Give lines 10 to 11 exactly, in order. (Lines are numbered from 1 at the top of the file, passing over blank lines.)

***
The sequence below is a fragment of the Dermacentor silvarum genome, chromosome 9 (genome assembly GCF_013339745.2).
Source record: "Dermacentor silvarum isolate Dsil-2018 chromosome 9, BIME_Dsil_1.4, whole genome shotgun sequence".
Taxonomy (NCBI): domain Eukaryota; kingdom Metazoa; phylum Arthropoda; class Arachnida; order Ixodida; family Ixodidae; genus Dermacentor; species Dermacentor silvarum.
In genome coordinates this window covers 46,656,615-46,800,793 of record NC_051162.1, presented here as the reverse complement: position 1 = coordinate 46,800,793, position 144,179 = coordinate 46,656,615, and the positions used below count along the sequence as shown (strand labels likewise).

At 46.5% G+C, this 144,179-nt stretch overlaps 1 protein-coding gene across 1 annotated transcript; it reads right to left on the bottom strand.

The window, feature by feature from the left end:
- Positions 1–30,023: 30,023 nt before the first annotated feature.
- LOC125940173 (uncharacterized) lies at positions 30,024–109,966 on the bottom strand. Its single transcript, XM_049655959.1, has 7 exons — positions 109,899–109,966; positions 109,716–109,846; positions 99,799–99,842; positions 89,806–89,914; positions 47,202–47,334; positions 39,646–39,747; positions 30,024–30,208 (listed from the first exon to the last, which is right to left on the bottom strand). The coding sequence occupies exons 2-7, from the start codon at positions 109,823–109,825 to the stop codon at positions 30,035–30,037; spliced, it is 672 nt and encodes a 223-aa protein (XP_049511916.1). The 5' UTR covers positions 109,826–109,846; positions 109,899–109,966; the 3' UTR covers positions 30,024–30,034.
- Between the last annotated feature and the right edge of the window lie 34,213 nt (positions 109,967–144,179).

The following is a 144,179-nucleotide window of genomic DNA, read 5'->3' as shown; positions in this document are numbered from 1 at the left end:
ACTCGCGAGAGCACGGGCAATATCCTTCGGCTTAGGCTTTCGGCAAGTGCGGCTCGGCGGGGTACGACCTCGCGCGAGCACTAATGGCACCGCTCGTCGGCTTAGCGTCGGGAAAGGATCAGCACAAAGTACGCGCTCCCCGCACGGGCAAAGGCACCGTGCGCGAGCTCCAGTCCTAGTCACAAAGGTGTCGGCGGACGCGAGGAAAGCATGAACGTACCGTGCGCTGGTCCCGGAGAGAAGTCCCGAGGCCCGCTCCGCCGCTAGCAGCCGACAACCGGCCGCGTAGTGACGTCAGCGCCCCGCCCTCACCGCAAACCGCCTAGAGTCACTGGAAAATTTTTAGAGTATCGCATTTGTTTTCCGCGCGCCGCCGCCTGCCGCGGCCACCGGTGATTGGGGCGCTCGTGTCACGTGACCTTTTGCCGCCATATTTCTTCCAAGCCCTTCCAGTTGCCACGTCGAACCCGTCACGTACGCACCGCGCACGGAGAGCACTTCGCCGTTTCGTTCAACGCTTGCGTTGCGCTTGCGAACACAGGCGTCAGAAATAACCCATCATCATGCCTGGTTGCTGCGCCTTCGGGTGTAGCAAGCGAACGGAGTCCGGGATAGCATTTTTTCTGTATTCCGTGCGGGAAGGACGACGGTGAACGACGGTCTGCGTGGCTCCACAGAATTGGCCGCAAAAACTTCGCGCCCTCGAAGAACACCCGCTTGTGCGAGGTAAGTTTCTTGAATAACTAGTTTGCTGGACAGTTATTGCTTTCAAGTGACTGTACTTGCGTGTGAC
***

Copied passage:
The following is a 144,179-nucleotide window of genomic DNA, read 5'->3' as shown; positions in this document are numbered from 1 at the left end:
ACTCGCGAGAGCACGGGCAATATCCTTCGGCTTAGGCTTTCGGCAAGTGCGGCTCGGCGGGGTACGACCTCGCGCGAGCACTAATGGCACCGCTCGTCGGCTTAGCGTCGGGAAAGGATCAGCACAAAGTACGCGCTCCCCGCACGGGCAAAGGCACCGTGCGCGAGCTCCAGTCCTAGTCACAAAGGTGTCGGCGGACGCGAGGAAAGCATGAACGTACCGTGCGCTGGTCCCGGAGAGAAGTCCCGAGGCCCGCTCCGCCGCTAGCAGCCGACAACCGGCCGCGTAGTGACGTCAGCGCCCCGCCCTCACCGCAAACCGCCTAGAGTCACTGGAAAATTTTTAGAGTATCGCATTTGTTTTCCGCGCGCCGCCGCCTGCCGCGGCCACCGGTGATTGGGGCGCTCGTGTCACGTGACCTTTTGCCGCCATATTTCTTCCAAGCCCTTCCAGTTGCCACGTCGAACCCGTCACGTACGCACCGCGCACGGAGAGCACTTCGCCGTTTCGTTCAACGCTTGCGTTGCGCTTGCGAACACAGGCGTCAGAAATAACCCATCATCATGCCTGGTTGCTGCGCCTTCGGGTGTAGCAAGCGAACGGAGTCCGGGATAGCATTTTTTCTGTATTCCGTGCGGGAAGGACGACGGTGAACGACGGTCTGCGTGGCTCCACAGAATTGGCCGCAAAAACTTCGCGCCCTCGAAGAACACCCGCTTGTGCGAGGTAAGTTTCTTGAATAACTAGTTTGCTGGACAGTTATTGCTTTCAAGTGACTGTACTTGCGTGTGAC